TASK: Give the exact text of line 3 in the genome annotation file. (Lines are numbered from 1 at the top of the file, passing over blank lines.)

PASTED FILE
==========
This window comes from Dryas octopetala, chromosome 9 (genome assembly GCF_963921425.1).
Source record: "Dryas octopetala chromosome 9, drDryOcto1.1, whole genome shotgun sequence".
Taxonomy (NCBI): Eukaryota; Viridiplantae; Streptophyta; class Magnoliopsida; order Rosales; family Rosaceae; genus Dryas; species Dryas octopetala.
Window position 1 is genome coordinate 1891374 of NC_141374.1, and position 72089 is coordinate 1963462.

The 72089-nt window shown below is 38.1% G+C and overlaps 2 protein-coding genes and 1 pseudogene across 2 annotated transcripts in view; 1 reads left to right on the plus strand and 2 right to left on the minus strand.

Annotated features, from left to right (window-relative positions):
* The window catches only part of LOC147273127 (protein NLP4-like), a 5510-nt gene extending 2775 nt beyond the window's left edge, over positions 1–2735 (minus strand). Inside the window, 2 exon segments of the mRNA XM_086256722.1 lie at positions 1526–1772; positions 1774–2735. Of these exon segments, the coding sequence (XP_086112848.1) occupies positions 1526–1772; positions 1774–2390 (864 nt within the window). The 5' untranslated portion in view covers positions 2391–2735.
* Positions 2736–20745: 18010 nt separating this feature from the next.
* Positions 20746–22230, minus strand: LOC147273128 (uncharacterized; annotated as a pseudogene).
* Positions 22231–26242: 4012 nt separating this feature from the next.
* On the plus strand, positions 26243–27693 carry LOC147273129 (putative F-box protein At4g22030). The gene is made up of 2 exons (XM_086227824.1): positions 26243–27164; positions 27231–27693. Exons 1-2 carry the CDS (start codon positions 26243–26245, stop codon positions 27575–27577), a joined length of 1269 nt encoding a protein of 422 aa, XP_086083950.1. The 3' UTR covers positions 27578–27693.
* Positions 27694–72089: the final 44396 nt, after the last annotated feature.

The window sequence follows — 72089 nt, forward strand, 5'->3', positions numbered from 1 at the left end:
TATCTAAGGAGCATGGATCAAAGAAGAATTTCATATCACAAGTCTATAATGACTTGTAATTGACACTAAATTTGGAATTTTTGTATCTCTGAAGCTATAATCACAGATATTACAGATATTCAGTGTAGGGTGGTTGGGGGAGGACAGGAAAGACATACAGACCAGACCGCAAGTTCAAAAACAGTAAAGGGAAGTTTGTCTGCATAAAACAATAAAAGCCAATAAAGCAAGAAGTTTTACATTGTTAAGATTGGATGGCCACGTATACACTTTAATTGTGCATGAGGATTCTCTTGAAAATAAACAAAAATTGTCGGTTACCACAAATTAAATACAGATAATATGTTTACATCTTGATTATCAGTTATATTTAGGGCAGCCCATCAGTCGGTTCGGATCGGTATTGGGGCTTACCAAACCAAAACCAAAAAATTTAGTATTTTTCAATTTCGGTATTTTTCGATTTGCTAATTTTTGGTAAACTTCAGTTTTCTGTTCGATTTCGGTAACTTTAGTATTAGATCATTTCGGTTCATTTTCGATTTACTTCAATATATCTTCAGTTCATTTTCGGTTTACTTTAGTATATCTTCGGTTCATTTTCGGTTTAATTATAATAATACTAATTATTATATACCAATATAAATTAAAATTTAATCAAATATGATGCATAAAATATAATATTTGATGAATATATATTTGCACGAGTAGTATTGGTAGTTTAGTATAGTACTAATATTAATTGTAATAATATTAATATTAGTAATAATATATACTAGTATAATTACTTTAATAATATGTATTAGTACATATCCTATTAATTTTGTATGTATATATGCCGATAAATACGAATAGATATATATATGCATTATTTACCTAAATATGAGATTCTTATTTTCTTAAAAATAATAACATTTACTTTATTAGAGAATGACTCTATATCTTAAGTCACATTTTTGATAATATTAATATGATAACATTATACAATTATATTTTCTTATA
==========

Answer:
Taxonomy (NCBI): Eukaryota; Viridiplantae; Streptophyta; class Magnoliopsida; order Rosales; family Rosaceae; genus Dryas; species Dryas octopetala.